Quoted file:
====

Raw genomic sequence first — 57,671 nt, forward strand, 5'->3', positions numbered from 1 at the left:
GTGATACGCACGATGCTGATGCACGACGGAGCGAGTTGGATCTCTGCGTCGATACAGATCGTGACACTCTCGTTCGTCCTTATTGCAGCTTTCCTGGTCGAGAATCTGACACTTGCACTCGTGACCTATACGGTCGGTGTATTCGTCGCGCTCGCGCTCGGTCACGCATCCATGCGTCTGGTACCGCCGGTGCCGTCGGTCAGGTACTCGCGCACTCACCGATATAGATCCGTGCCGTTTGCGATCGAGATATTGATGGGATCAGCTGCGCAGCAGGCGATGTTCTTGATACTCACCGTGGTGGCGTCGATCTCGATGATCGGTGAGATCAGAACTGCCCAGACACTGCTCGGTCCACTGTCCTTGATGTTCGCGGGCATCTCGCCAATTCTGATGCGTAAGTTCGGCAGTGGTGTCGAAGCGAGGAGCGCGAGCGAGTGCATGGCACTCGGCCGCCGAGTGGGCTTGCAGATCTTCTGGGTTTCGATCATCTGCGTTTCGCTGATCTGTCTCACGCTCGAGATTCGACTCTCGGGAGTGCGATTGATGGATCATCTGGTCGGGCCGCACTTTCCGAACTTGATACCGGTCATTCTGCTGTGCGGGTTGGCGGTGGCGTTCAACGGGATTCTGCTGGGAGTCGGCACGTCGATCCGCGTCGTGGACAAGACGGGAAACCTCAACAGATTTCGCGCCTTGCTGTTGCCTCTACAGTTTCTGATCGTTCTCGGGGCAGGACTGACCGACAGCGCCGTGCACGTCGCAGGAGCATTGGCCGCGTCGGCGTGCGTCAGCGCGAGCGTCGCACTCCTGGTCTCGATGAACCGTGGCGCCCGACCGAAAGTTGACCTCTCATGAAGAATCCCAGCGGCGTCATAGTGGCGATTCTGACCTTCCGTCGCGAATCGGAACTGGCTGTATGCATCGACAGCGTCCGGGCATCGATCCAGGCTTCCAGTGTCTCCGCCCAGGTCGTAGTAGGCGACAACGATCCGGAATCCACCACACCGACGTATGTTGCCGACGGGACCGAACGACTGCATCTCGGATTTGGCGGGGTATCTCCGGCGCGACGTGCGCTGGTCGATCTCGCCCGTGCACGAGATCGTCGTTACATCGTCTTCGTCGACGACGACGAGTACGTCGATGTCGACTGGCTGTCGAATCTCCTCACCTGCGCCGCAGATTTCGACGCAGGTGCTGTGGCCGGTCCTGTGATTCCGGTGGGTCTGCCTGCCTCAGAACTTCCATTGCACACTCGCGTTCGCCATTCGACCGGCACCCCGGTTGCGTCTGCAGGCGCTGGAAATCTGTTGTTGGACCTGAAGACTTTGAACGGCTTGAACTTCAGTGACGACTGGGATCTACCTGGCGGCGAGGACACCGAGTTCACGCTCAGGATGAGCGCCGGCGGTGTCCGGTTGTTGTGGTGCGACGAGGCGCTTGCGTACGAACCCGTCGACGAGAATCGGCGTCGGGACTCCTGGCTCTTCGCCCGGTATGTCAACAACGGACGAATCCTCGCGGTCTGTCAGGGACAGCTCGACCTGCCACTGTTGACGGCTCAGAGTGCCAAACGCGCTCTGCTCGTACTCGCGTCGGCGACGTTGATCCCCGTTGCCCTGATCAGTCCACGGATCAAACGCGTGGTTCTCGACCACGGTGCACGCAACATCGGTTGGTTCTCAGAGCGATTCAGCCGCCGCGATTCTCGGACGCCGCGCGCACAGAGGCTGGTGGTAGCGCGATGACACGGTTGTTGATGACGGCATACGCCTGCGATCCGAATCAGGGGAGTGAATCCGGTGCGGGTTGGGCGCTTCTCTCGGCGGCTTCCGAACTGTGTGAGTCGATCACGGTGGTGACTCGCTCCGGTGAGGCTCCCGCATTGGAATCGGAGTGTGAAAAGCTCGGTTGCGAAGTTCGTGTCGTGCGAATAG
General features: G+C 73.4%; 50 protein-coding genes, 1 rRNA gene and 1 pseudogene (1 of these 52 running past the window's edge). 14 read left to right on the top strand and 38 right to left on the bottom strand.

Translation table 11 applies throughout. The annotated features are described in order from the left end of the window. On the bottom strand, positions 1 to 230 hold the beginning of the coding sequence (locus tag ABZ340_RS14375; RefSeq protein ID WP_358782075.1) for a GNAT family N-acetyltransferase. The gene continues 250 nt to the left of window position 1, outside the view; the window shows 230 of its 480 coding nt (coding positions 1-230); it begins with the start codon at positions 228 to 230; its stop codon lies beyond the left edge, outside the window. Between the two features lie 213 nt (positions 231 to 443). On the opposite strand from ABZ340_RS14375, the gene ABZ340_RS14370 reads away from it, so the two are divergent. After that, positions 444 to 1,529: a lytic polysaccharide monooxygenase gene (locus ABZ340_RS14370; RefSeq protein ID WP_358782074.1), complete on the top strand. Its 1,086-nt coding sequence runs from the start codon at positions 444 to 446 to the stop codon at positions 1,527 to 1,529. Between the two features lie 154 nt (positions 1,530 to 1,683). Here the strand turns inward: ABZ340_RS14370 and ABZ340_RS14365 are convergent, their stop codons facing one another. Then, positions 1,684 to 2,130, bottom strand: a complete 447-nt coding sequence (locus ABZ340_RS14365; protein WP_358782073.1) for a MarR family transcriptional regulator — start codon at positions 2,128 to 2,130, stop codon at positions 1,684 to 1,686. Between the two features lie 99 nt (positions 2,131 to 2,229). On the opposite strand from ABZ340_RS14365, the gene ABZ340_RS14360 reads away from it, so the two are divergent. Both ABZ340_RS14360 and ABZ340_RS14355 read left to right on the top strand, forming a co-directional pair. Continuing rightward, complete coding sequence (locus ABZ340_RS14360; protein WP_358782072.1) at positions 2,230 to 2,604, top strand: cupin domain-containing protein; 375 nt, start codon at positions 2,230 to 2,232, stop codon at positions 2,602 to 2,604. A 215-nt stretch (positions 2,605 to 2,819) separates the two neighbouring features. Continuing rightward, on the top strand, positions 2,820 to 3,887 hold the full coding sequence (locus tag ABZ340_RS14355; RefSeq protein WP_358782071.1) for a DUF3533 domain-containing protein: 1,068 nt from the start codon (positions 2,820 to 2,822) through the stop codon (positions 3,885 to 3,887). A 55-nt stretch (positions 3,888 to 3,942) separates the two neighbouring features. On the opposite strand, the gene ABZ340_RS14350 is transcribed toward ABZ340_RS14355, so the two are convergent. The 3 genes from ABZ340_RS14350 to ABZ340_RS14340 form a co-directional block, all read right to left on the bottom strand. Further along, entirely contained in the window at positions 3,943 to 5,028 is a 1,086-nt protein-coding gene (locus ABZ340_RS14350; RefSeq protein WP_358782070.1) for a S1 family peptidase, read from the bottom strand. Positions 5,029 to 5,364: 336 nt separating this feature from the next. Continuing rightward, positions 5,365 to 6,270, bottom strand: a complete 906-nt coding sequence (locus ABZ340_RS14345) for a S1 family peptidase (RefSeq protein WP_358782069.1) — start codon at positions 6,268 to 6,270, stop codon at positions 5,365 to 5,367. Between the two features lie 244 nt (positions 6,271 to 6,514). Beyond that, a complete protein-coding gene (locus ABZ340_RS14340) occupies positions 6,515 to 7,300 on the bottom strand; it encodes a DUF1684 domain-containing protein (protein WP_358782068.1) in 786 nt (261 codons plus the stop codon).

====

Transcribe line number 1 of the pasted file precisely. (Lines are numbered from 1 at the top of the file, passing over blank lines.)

Raw genomic sequence first — 57,671 nt, forward strand, 5'->3', positions numbered from 1 at the left: